To investigate, I visited Wild Detectives on a beautiful Thursday afternoon. I sat at the bar. It was quiet, peaceful. I counted seven people total: three on laptops, one student with a textbook, a couple sitting on the padded bench near the front windows, and me. When I turned around again, there was another person on his laptop. Where did he come from? I swiveled a bit more to see if I had missed anyone hiding in the corner with a laptop. It was as if they just materialized out of thin air. I turned back to read my book. A third newly formed person approached the bar. He asked the woman behind the bar, “Hey, what’s the Wi-Fi password?” Out comes his laptop too.
At a certain point, the number of laptops made Wild Detectives look more like a co-working space than a bookstore. It wasn’t unpleasant, but it wasn’t inspiring either.
I returned on Saturday, same time as before, to a Wild Detectives without Wi-Fi. The place was slightly more crowded. A relaxed vibe still pervaded, but it was more social. It wasn't just about the weekend. This Wild Detectives felt different than on previous weekends, back when the Wi-Fi ruled. A guy worked on a crossword puzzle. Friends sat in pairs drinking coffee and talking. More people were browsing the books. A couple sat across from each other at a small table, each reading a book. Two guys flipped through the record bin. One woman was breastfeeding her child.
Then, there was an eruption of visitors. Five people entered the bookstore, chattering and walking straight toward the books on the display table. One couple shared a laptop, but appeared uninterested in it, opting instead to talk with each other. By the time I finished my latte, the population swelled, a wonderful Wi-Fi-less enclave. Maybe I’m getting greedy, but I want more of this.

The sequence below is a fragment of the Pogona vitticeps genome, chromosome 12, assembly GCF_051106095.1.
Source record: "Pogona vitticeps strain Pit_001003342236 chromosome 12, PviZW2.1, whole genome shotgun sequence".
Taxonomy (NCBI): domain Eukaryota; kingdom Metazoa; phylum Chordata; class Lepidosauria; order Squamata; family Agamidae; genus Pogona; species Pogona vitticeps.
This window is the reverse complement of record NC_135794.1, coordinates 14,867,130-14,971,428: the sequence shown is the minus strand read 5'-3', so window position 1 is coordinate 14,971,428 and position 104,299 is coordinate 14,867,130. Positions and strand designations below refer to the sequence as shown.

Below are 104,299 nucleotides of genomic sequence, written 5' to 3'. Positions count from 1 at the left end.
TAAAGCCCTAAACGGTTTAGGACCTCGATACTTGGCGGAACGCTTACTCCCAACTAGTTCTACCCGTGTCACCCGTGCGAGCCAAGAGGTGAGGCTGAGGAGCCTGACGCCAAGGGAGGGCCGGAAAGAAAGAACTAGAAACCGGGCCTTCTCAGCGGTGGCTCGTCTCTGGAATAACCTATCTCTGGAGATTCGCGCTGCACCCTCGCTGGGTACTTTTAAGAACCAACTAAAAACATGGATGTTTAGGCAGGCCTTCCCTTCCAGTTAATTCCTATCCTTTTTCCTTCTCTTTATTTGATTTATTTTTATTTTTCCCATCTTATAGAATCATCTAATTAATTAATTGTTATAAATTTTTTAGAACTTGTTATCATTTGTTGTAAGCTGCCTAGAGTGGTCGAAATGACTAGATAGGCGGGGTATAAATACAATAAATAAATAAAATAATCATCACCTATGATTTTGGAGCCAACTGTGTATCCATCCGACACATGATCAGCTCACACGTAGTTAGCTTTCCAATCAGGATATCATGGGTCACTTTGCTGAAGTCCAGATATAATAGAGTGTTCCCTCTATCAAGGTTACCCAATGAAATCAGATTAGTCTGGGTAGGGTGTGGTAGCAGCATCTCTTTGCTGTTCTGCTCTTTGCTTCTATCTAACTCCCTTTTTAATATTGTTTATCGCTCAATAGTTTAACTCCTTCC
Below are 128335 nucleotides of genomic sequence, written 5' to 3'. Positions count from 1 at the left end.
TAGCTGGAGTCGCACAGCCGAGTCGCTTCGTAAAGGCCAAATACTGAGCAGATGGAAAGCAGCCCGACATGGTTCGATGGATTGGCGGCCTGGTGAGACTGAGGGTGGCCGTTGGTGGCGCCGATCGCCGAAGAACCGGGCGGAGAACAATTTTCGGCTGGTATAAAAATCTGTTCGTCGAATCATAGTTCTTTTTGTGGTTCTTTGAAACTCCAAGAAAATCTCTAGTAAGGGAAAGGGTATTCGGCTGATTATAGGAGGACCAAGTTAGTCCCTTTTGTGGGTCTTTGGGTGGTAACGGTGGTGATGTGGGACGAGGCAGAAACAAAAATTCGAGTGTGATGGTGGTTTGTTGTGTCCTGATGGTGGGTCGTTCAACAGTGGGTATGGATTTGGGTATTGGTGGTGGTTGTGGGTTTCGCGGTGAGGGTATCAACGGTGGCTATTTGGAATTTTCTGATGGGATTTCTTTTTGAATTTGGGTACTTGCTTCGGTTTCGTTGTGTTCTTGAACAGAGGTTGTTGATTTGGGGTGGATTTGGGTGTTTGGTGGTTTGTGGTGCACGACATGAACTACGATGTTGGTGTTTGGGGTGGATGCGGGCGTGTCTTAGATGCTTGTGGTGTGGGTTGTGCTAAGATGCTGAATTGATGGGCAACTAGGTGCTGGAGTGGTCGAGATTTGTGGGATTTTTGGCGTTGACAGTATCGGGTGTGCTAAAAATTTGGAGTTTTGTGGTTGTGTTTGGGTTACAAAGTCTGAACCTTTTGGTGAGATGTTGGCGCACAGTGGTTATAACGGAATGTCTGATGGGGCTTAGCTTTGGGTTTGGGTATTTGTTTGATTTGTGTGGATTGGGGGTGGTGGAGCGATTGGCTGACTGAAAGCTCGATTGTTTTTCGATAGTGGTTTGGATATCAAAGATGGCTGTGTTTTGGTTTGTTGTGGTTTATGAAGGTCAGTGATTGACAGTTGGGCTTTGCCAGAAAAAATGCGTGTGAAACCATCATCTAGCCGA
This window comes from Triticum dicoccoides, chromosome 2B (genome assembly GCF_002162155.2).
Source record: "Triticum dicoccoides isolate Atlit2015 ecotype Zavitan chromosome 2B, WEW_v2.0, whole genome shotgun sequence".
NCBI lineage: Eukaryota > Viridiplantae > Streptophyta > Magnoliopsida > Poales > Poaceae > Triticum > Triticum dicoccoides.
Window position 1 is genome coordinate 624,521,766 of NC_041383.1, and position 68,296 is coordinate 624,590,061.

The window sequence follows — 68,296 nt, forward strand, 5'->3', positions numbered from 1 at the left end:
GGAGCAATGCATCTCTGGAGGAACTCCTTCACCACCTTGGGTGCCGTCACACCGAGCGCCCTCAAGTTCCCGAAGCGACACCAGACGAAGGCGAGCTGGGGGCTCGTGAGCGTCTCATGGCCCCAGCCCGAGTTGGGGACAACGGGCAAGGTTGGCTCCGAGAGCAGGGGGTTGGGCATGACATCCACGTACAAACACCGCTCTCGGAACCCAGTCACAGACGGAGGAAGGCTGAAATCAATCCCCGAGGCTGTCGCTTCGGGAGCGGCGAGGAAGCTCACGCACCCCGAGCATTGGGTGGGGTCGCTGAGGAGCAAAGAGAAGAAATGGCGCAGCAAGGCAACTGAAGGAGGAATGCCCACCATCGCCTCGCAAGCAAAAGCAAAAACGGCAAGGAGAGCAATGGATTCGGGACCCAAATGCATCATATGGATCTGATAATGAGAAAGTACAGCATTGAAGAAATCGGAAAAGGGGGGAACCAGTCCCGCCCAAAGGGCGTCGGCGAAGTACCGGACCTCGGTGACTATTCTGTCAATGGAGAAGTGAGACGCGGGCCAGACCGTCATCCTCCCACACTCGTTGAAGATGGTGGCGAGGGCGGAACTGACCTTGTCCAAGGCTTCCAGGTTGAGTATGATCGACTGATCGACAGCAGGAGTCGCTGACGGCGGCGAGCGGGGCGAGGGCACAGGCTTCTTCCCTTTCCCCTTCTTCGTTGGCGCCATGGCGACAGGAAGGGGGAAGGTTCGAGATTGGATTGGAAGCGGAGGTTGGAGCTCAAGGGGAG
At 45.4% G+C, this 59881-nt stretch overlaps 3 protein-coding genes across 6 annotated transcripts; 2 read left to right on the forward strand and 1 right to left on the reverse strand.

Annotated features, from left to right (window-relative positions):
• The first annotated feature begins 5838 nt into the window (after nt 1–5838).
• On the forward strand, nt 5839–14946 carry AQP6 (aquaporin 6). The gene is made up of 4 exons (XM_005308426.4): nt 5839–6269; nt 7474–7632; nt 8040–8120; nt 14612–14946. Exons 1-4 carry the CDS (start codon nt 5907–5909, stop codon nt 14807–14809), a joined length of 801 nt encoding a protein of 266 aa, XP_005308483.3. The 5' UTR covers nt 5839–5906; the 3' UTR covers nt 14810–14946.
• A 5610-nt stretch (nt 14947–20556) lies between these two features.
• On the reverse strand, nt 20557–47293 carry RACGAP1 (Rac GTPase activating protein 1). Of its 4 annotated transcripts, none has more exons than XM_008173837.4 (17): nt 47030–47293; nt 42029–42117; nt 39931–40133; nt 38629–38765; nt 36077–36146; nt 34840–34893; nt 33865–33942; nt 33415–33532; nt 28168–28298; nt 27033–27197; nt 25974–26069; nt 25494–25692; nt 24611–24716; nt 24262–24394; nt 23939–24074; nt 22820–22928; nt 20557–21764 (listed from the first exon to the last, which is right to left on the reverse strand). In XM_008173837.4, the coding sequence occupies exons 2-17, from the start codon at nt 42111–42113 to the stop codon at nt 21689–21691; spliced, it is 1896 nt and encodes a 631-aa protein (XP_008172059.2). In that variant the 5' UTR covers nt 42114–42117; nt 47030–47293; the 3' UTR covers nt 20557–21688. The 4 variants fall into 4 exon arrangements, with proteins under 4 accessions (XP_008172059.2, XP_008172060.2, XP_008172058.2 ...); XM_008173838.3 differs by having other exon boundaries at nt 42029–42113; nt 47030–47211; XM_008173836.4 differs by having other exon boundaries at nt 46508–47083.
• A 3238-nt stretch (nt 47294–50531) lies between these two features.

One woman asked Hipster Jesus (not his actual name but you’ll know him when you see him) about the Wi-Fi. He muttered a response. She returned to her table and lamented to her friend, “I don’t know what to do.”
Set the laptop aside. Surrender your tablet. Pocket the smartphone. For just an hour, maybe two, you don’t need it. You have friends and books, a light menu and heavy drinks. I even advocate staring blankly at a wall for a few minutes. Believe me, the experience is about the same as scrolling through social media. Take a deep breath and enjoy your weekend. Make it last longer by slowing down.
That’s the point, isn’t it? We’re continually trying to optimize our time and remain in a perpetual state of engagement. We’re checking our phone and then checking it again two seconds later. We don’t want to miss anything or be missed by anyone. It’s exhausting. For once, take the Wi-Fi away from me.
Dallas needs an offline, unplugged public house, a salon, and a home base for the literati, a place like Wild Detectives, where the community centers around book signings, poetry readings and backyard Shakespearean performances. None of this requires Wi-Fi, and we are better off for it.
If you need Wi-Fi and a place to work, co-working options exist throughout Dallas. These places cost about the same as a daylong coffee binge. Instead, other bookstores and meeting places should follow the lead of Wild Detectives. When owners decide they don’t have to provide a connection to the Internet, patrons can begin connecting with the simple pleasure of good books, crossword puzzles or perfect gin and tonics served by Hipster Jesus.
(Originally published in the Dallas Morning News: #Literary Dallas Special Feature 2016.)